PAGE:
US inflation reached its lowest level since March 2021 in June.

Over just one month, consumer prices rose 0.2% against 0.1% in May, below analysts' expectations.

In a statement, U.S. President Joe Biden said the index is "encouraging evidence that prices are falling while our economy remains strong." "Unemployment remains at a record low," he added.

Also in a slowdown phase, core inflation, i.e. excluding food and energy prices, fell to 4.8% year-on-year, from 5.3% the previous month.

Here again, the pace observed over one month (+0.3%) is slightly lower than expected (+0.4%).

Food, which remains a major topic regarding the feeling of the rise in prices, remains at a fairly high level (+5.7% over one year) but prices have been generally stable in recent months (+0.1% in June).

Another area of concern is that house prices are also experiencing a higher than average pace (+7.8% over one year) and seem to remain one of the points of inflation (+0.4% over one month).

Inflation in the United States © Jonathan WALTER, Laurence SAUBADU / AFP

More broadly, "core inflation in services remains high but a little less than that observed in the last three months and mainly driven by house prices, but should also slow," according to Nationwide chief economist Kathy Bostjancic.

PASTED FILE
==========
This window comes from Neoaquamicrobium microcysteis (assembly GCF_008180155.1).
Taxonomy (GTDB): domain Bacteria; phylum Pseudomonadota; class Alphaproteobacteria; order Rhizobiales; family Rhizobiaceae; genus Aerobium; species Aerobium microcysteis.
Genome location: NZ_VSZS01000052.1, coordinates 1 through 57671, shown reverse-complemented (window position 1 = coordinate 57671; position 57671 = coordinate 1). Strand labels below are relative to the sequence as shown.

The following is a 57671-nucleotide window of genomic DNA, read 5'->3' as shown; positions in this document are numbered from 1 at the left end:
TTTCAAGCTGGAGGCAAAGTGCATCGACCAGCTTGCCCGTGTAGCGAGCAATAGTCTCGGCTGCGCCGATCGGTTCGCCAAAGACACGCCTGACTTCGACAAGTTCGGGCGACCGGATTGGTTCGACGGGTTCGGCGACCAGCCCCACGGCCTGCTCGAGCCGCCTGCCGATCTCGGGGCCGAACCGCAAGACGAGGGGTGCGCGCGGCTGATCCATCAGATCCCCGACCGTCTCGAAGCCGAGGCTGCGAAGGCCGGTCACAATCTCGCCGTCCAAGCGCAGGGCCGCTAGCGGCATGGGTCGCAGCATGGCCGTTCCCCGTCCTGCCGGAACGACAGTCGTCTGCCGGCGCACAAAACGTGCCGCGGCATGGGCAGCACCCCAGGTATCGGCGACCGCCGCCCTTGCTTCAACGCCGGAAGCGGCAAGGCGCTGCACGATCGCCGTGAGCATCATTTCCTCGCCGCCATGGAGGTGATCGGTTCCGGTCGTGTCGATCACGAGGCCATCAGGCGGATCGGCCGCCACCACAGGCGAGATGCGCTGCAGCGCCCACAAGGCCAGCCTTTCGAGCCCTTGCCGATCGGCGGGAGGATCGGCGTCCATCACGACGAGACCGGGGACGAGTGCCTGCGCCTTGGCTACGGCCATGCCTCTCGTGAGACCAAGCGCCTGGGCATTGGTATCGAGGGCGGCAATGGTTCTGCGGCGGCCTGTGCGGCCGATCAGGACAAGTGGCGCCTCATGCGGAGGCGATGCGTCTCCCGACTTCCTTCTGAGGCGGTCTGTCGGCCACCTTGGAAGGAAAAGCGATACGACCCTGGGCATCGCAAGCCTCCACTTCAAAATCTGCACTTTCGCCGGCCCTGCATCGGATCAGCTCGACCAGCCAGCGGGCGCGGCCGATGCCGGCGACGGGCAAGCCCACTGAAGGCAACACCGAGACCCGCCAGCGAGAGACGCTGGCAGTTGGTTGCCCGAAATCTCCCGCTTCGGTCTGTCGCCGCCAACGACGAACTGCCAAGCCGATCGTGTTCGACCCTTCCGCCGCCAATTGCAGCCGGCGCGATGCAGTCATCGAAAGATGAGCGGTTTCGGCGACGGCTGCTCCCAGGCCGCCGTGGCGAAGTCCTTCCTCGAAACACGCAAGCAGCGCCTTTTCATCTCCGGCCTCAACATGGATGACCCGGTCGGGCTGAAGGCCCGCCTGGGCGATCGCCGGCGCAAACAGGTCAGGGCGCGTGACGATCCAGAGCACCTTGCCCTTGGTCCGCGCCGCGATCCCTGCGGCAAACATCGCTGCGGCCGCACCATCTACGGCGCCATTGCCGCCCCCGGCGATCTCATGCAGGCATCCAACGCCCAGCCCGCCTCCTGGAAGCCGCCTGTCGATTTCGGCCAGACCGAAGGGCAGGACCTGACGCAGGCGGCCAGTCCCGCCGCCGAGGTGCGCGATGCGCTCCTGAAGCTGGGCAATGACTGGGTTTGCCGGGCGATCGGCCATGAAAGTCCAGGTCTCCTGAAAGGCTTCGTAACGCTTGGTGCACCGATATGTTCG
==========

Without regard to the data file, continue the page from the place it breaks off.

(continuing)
The Fed keeps an eye on indicators

This further slowdown in consumer prices has led to a 16-month weakening of the dollar against the euro, as currency traders believe that the current pace of inflation opens the possibility that the Fed will only raise rates at its next meeting in two weeks.

Wall Street also rejoiced and remained on the rise at midday.

Food, which remains a major topic regarding the feeling of rising prices, remains at a fairly high © level Frederic J. BROWN / AFP/Archives

Fed Chairman Jerome Powell has repeated several times in recent weeks that in the state of economic data at the time, several rate hikes were still planned, "at least two, possibly in a row," he said at a meeting of central bankers in Sintra (Portugal) at the end of June.

Another member of the Fed's monetary committee (FOMC), Austan Goolsbee, estimated on July 7 that "the consensus among almost all members is that, this year, we will have one or two more hikes. I don't see anything to contradict him."

However, the Fed has regularly stressed that its next hikes will be based on the analysis of macroeconomic data, and in particular the evolution of another inflation index, the PCE, which it favors.

"The Fed has already done a lot: the labor market is showing some signs of easing, inflation is slowing and we are still on the path of a soft landing but the margin is shrinking and it will be difficult for it to continue on this path," said Ryan Sweet, chief economist at Oxford Economics. interviewed by AFP.

In May, the PCE index had fallen to 3.8% but core inflation was still too high, especially in services, reinforcing the idea of a hike at the next Fed meeting.

"PCE core inflation remains well above the Fed's target. The economy remains solid and the not so high rates and especially the main hikes were made a while ago, so the Fed must do more, "said on Twitter Jason Furman, former chairman of the National Economic Council and professor at Harvard.

The latest, in mid-June, resulted in a first pause in the sequence of increases, after a dozen consecutive rate increases.

© 2023 AFP